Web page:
It’s a gloomy day in Vancouver and I’m craving the sun-drenched beaches of Spain’s Costa de la Luz. This gorgeous stretch of Atlantic coast runs from Tarifa, Spain’s southern tip, up to the border with Portugal. Its wide sandy beaches are dreamy. Many of them are splendidly deserted. Others are known for their spectacular windsurfing and have a young, fun vibe. These beaches see far fewer tourists than the Costa del Sol, and they are every bit as nice…nicer…shhh. We were there in November, a particularly quiet month—perfect for long beach walks and still plenty of sunshine.
I’m learning how to customize and embed google maps, so lets give it a try. The photos on this post are from day trips that we took from the beautiful white town of Vejer de la Frontera, the perfect base to explore the southernmost section of the Costa de la Luz. The map highlights the spots we visited. Distances are relatively short—it’s only about 60 km from Vejer to Tarifa.
El Palmar is the closest beach to Vejer (about 10-15 minute drive), and it’s a beauty. Its golden sand stretches for a long as the eye can see. The wide beach is backed by low vegetated dunes, which are protected by nice-looking wooden walkways. There are plenty of bars and restaurants across the street but they are all low-rise, casual, surfer-dude type places. I hope it stays this way.
Moving south from El Palmar takes us to Zahora, another swath of perfect sand where the water appears to be a bit calmer. It is bordered on its southern end by Cabo Trafalgar, with its distinctive lighthouse. On the other side of the headland, the beach continues and is backed by the village of Los Caños de Meca. It’s an awesome windswept place that is super popular with windsurfers.
We discovered a gorgeous seaside hike, high up on the cliffs, between the towns of Caños de Meca and Barbate. The 7.2 km Sendero de Acantilado is part of Parque Natural de la Breña y Marismas de Barbate. It’s an easy, wide path that would also be great on bike. We only did a portion of the trail because we didn’t have time to do the 14.4 km out and back. There’s not much public transportation in this area, so unless you can hitch a ride you’ll have to walk back (definitely not a hardship if you have the time). There are several designated entry points to the park along the coastal road. The most dramatic, and highest point on the hike is at Torre de Tajo. The views from the cliffs are stunning.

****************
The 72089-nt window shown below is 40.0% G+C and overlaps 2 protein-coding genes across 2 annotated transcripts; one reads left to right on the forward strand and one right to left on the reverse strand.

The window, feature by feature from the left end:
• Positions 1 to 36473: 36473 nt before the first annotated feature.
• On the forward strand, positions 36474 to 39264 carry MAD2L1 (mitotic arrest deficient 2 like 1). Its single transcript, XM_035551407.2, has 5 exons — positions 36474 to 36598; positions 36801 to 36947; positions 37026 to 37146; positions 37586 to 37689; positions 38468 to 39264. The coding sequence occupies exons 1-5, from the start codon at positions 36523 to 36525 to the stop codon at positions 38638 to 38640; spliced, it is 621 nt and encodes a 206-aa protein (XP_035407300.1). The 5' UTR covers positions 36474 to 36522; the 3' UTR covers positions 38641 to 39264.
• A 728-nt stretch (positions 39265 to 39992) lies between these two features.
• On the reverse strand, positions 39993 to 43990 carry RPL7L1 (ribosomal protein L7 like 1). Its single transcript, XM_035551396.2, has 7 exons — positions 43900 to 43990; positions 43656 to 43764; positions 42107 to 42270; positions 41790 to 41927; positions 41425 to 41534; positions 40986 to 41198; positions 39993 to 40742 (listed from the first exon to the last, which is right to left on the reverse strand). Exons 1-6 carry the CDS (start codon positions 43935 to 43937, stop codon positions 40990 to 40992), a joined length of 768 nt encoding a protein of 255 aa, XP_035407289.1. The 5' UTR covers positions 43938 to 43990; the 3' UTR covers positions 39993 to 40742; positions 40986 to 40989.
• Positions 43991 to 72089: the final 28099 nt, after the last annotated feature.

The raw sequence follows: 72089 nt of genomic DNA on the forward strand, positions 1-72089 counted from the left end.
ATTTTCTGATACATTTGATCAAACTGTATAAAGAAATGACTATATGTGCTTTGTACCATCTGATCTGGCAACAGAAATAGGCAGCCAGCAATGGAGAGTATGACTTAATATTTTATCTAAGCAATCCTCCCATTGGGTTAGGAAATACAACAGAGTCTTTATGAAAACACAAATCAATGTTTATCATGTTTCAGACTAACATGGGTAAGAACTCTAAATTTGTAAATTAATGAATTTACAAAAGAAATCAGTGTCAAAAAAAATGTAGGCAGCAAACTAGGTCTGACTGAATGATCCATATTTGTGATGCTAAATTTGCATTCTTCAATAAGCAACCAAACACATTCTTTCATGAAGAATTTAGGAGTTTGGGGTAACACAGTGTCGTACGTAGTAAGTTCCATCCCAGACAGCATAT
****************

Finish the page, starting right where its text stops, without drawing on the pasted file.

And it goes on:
Continuing south is the fishing village and summer resort town of Zahara de los Atunes. It was pretty dead in November, but judging by the long row of beachside bars and restaurants this looks like it could be a very happening place in season. The beach in town isn’t that special (I’m spoiled), but just a kilometre or two further south, in a very upscale neighbourhood, we stumbled upon a magnificent stretch of sand.
We’re coming up to my favourite beach along the southern Costa de la Luz—Bolonia. This massive crescent of soft sand, lapped by turquoise waves is spectacular. My header photo for this post features Bolonia beach. I was so happy sinking my feet into the warm sand and climbing to the top of the dune at the north end of the beach. The beach isn’t the only thing that’s special about Bolonia. This little village contains the ruins of the most complete Roman town yet uncovered in Spain—Baelo Claudio. The site is really impressive and there is a wonderful visitor’s centre with lots of great exhibits. I can understand why the Romans would have liked this place!
Finally, we’re as far south as we can go, in Spain and in Europe. The characterful old town of Tarifa has an exotic feel (you can see Morocco across the strait) and a youthful vibe owing to its status as a wind and kitesurfing meca. It’s also a yummy place for seafood. I digested my big plate of fried boquerones (white anchovies) sitting on a bench along Tarifa’s narrow isthmus, the defacto dividing line of the Mediterranean and the Atlantic. There, we watched an astonishing display of kitesurfing. Hope you enjoy the photos; I had trouble whittling them down!
If You Go:
- Fall is a great time to visit if you like to have beaches to yourself. Though the water was a tad cold to swim without a wetsuit (for me anyway), the air temperature was in the low 20’s celcius (low-mid 70’s F) when we were there in mid-November.
- We loved our base in Vejer de la Frontera, only 10 minutes from the coast. Check out my post on Vejer and other white towns (including recommendations on places to stay). If you want to be right on the coast, Tarifa would be a fun option.
- Get off the main highway (N 340) and explore the coastal road that connects all the beaches/towns I’ve highlighted (and plenty more that we didn’t get to).
- There’s lots more Costa de la Luz further north; visit the amazing city of Cádiz—full of beauty, history, and gorgeous urban beaches.